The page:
In Place of Fear by Catriona McPherson

Catriona McPherson is an author I’ve wanted to try for a while; I keep seeing her books on other blogs I follow and they always sound interesting. Her latest novel, In Place of Fear, turned out to be a good one for me to start with; it’s a fascinating historical mystery set in Edinburgh just after World War II.

It’s 1948 and Helen Crowther is about to start a new job as medical almoner for the newly formed National Health Service. Working alongside two doctors, Dr Deuchar and Dr Strasser, Helen will be making home visits to patients, giving them advice and ensuring that they get the help they need – a role similar to a modern-day social worker. She’s looking forward to the new job, but at the same time she knows there are going to be difficulties: first of all, she will have to convince the disbelieving public that healthcare under the new NHS really is free and they no longer need to worry about paying for their treatment; she also has to contend with the disapproval of her mother, who wishes she would get a job in a factory like other working class women. It comes as a relief when Dr Strasser offers Helen the upstairs flat in an empty building he owns, so that she and her husband, Sandy, can move out of her parents’ overcrowded house at last.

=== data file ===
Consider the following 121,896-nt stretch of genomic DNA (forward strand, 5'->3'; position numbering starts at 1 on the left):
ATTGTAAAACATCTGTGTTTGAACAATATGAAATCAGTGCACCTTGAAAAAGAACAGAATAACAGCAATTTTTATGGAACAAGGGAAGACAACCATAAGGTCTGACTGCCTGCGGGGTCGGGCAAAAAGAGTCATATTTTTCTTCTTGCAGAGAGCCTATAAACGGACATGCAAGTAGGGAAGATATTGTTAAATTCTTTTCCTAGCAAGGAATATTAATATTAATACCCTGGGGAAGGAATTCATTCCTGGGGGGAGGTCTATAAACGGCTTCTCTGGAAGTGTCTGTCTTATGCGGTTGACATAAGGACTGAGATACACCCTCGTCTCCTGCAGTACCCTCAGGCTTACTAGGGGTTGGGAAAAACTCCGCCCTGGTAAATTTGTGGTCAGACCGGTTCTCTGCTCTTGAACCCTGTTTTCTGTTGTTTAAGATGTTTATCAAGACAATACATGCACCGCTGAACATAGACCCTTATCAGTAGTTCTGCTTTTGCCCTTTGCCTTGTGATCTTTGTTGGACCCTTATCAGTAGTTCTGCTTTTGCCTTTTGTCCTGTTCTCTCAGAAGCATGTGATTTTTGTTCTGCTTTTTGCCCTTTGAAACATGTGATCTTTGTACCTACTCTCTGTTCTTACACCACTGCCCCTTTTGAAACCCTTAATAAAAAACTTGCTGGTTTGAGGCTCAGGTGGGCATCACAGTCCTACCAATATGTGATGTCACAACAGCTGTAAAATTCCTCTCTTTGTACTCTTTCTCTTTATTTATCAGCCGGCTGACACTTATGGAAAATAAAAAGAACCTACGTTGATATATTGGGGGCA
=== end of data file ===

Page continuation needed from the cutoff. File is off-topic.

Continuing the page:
Helen’s marriage has not been a particularly happy one so far; Sandy has spent several years in a POW camp and since returning to Scotland has been struggling to cope with married life. Helen hopes the situation will improve now that they can be alone together, but just as she and Sandy are beginning to settle into their new home, she discovers the body of a young woman in the air raid shelter in the garden! The doctor is summoned and after examining the body he decides that it was suicide, but Helen is not convinced. Who is this young woman and how did she die? Helen is determined to find out, even though everyone else seems equally determined to cover up what has happened.

The mystery aspect of this novel takes a while to get started and never really becomes the main focus of the book until near the end when Helen begins to uncover some secrets that have remained hidden for several years. However, I thought it was a very intriguing mystery and although I had my suspicions as to who the culprit might be, I was unable to guess the other parts of the solution. Looking at other reviews of the book, it seems that a lot of readers were disappointed that the crime element wasn’t stronger but this didn’t really bother me as I was finding it so interesting to read about life in 1940s Edinburgh and the beginnings of the NHS. There’s also a heavy use of Scottish dialect which I suppose people will either like or they won’t, but I thought it added to the strong sense of time and place and I found it easy enough to follow what was being said.